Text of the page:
Lisa, my sister, dedicated herself to the campaign, working long hours without pay in HQ. My brother John wrote me a beautiful note reflecting his recognition of the LGBT struggle. The entire family fed me, watched after me, did my laundry and ironing – whatever was needed they did it because they love me and felt a deep conviction the referendum needed to pass.

Many families supported their children with these acts of love. Families voted together, travelling a great distance to be reunited in their hometown to ensure this hurdle was overcome. It is all part of the healing energy abounding in Ireland, forgiving the past and forging a new narrative.

Friends did the job of families for some. My own dropped in dinners, drove me around the country when the campaign became all-encompassing, sent daily motivational texts. It all adds up to feeling totally held, to being part of something bigger.

The Boat to Vote campaign was mesmerising – watching people travel home in colossal waves of support became overwhelming. I spoke to people whose friends had gone as far as raising the funds for them to travel home to be part of this great break with the past. Ireland had never witnessed these acts in such a mass scale.

A number of months ago, I received a letter from an elderly man living in rural Ireland that moved me to tears. He explained that as a gay man, invisible for most of his long life, while marriage equality was probably too late for him, a Yes would mean he could die knowing his country men and women finally accepted him.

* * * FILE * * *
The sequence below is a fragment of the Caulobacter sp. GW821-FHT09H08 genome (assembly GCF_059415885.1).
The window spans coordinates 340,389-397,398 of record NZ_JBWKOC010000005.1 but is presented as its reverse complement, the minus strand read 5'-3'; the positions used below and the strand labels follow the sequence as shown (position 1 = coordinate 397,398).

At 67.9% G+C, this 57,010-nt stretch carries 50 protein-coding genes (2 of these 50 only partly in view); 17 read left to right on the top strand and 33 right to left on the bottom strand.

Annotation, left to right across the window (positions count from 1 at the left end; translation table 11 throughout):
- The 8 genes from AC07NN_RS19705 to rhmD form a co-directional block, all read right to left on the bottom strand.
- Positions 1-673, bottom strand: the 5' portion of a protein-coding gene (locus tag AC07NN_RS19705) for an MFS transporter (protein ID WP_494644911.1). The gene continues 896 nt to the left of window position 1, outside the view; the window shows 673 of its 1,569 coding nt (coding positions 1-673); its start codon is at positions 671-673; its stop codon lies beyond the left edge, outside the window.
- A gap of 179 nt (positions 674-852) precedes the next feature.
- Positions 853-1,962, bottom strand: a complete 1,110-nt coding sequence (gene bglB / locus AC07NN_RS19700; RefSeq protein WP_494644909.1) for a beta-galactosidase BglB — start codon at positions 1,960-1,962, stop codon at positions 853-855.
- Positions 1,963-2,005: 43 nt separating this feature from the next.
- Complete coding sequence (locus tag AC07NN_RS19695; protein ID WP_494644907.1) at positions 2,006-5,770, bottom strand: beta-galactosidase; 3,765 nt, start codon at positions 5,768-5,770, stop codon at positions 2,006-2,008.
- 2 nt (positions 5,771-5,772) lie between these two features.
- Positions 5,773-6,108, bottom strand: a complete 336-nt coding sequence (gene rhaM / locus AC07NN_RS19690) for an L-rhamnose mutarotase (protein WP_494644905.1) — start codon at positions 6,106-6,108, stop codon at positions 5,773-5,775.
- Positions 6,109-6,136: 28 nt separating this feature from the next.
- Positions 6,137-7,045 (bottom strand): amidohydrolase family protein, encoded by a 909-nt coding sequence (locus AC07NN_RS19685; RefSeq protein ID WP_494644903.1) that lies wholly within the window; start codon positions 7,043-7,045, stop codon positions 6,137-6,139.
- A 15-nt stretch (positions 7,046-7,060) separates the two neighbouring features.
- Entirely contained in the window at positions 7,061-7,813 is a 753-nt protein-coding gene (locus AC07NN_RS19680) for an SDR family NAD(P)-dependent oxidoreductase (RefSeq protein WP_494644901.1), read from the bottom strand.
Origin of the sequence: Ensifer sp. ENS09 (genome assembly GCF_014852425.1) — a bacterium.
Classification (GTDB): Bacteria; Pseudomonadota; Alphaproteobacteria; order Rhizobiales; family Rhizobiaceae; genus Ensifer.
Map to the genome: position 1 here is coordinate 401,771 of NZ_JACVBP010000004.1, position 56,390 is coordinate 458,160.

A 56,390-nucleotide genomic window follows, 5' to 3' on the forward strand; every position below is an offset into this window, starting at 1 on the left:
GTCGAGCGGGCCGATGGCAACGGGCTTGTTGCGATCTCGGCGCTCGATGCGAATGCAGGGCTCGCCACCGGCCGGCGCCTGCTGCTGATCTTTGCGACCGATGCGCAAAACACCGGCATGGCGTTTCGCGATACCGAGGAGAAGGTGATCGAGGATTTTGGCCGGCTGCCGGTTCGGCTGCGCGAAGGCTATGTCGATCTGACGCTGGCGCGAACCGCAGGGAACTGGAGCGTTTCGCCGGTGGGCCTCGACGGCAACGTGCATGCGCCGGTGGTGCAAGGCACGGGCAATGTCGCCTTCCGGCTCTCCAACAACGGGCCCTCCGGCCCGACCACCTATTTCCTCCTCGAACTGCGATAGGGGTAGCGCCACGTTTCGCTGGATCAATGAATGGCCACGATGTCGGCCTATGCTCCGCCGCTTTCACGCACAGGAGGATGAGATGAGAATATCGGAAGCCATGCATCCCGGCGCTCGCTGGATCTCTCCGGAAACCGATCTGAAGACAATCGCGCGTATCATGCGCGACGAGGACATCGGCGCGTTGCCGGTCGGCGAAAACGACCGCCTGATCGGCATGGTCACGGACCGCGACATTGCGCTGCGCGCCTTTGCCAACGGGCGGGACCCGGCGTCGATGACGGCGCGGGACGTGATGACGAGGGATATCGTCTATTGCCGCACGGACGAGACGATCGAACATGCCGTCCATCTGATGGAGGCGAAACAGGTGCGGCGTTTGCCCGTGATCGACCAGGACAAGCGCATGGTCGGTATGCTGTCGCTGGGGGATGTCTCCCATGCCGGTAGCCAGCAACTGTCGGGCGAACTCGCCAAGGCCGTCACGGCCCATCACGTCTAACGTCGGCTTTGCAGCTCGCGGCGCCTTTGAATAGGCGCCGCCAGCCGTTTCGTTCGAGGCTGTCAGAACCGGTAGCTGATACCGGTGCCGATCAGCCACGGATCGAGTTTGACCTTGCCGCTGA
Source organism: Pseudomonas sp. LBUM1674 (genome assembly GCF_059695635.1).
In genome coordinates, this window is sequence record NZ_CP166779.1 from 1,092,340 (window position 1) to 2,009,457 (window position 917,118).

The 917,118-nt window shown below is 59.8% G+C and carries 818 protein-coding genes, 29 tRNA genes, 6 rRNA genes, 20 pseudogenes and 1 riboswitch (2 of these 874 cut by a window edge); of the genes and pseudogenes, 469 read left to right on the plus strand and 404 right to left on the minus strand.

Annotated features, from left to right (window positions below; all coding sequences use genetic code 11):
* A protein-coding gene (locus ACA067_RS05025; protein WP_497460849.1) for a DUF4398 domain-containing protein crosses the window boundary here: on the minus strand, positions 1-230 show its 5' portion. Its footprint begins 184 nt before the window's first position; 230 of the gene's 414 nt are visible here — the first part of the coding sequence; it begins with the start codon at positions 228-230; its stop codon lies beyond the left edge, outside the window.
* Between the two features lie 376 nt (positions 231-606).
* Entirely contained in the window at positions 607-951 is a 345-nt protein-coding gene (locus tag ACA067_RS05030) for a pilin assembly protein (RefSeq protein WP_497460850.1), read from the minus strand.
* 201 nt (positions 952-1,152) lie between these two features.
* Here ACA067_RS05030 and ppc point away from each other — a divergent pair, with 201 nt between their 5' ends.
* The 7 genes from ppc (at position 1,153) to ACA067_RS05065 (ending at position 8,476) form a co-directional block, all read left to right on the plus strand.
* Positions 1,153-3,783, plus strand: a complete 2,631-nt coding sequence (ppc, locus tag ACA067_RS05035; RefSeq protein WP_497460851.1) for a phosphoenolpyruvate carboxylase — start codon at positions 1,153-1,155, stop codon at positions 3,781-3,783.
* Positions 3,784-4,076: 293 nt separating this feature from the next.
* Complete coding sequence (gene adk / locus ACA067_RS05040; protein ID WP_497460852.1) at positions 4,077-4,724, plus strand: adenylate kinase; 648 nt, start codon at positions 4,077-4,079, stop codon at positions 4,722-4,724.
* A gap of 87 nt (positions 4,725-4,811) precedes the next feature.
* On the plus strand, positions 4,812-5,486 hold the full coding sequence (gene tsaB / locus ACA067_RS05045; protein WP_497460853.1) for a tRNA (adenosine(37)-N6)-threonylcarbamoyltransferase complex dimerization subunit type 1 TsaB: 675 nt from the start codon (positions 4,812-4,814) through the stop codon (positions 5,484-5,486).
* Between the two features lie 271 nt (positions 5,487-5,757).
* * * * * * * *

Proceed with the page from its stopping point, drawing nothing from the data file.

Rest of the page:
The letter captures the essence of what the referendum was really about. The Yes carried a message in the winds of change that whispered to this man and others: you’re accepted, cherished, and most definitely loved. I hope he especially knows this.

New dawn

On May 24th, waking up after a day of allowing the beauty of the result to settle, I didn’t have the words to express the joy I felt thanks to the 1,201,607 people who said Yes.

Nina Simone

did have the words and, as I lay in bed, looking out at the dawn, I cranked her to full volume, ‘It’s a new dawn/It’s a new day/It’s a new life for me . . . /Stars when you shine you know how I feel/Oh freedom is mine.”

Without knowing or understanding, we in Yes Equality HQ and other groups began a political campaign that transformed into a campaign that brought healing to a great many people in Ireland and abroad. For that we should be deeply proud. Every campaigner, every person who voted Yes is party to a seismic shift in Ireland’s social fabric. Nothing could be more beautiful. The healing, the possibility contained in its potential and its impact has only started to bloom and I’ve no doubt will continue to flourish.

Andrew Hyland was co-director of Marriage Equality and a founding member and director of communications for Yes Equality. He is a mentor and yoga teacher